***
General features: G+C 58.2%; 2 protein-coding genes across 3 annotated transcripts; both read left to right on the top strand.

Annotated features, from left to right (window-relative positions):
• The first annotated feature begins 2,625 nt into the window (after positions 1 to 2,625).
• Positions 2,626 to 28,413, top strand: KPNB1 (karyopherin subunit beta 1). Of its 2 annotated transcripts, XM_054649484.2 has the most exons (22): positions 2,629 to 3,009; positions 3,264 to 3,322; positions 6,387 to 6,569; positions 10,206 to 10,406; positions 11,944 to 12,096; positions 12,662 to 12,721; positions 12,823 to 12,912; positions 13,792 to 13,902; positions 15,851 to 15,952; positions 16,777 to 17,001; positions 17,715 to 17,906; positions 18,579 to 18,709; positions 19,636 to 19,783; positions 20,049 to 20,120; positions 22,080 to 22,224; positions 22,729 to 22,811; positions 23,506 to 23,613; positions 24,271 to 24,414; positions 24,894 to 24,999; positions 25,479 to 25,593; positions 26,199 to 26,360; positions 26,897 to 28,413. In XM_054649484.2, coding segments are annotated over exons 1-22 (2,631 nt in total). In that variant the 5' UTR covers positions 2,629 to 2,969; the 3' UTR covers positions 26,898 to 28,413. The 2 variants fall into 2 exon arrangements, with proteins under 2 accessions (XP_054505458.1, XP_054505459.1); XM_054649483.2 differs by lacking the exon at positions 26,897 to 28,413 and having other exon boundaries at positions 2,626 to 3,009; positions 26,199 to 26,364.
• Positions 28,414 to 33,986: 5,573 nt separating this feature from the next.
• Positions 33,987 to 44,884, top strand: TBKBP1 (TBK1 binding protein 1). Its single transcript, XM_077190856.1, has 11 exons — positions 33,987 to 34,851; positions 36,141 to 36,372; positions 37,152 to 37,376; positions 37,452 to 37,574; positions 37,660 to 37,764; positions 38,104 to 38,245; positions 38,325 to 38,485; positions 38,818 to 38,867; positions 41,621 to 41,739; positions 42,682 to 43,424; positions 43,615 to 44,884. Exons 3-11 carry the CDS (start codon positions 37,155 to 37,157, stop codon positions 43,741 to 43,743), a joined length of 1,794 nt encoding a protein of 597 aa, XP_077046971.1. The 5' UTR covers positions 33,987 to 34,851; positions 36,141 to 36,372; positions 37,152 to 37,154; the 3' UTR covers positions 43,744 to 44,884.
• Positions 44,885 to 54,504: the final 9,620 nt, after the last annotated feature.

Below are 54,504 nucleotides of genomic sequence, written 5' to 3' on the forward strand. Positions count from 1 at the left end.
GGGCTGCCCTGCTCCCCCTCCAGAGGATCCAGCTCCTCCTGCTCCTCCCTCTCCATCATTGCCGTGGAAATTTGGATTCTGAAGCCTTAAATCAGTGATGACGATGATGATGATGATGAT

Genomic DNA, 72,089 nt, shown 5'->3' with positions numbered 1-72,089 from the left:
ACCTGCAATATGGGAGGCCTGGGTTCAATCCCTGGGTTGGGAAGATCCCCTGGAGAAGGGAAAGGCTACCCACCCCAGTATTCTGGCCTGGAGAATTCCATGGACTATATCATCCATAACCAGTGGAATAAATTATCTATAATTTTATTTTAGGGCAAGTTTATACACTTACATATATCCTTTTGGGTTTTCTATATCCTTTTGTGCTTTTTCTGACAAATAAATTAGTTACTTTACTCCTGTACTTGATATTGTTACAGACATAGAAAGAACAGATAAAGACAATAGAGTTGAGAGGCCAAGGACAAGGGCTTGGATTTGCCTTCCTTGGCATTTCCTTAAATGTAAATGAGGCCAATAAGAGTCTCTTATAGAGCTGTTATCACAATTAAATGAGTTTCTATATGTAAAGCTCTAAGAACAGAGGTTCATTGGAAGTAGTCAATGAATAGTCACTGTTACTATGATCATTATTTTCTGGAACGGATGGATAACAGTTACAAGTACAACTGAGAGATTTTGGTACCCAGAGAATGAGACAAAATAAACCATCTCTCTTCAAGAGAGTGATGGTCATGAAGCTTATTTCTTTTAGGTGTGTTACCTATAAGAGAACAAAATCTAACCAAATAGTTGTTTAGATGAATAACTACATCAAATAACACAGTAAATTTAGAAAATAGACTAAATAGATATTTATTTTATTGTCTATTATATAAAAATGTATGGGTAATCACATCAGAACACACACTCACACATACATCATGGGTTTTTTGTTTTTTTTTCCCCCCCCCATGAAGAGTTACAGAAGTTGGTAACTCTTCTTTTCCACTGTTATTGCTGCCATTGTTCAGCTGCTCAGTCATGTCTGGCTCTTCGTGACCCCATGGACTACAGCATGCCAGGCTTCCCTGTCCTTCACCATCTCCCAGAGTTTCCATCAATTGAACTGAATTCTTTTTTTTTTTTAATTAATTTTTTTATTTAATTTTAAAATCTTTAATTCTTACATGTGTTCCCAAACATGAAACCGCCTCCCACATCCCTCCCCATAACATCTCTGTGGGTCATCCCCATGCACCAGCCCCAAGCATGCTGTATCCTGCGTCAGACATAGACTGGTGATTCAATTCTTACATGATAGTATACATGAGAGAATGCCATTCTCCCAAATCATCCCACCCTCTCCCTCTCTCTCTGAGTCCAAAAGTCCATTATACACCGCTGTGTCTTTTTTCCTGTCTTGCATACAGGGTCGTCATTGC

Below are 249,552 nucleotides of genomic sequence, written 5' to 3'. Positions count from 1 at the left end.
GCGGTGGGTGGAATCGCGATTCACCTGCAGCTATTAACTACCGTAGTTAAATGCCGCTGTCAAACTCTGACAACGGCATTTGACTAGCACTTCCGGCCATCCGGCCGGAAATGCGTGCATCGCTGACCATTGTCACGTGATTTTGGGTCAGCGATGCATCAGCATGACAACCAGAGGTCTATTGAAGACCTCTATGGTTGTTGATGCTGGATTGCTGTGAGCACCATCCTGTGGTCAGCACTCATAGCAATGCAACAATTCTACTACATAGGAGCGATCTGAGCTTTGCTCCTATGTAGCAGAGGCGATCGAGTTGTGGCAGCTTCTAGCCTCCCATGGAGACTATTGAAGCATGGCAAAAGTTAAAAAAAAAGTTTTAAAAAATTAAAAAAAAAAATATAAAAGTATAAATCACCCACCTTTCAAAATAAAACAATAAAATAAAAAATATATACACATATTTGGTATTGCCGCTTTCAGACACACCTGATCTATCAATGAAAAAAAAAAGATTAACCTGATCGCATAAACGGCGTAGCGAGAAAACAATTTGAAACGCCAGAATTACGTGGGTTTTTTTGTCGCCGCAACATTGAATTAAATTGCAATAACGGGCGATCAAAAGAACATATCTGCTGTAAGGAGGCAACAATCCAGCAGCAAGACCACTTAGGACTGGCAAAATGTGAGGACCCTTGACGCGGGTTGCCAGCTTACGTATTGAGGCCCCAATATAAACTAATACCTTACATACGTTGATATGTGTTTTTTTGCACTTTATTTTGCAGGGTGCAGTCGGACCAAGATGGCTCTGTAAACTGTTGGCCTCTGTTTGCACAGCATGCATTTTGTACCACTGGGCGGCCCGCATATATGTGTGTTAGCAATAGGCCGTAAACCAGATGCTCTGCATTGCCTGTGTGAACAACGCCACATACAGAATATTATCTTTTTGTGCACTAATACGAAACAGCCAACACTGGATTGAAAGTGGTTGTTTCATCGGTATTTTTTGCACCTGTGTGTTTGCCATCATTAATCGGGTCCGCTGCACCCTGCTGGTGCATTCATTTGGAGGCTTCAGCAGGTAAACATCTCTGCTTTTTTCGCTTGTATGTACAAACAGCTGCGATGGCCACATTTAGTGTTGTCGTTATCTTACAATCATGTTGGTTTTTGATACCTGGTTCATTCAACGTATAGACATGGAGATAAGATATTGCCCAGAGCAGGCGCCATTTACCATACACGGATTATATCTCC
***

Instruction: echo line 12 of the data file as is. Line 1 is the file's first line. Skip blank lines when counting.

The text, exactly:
Below are 249,552 nucleotides of genomic sequence, written 5' to 3'. Positions count from 1 at the left end.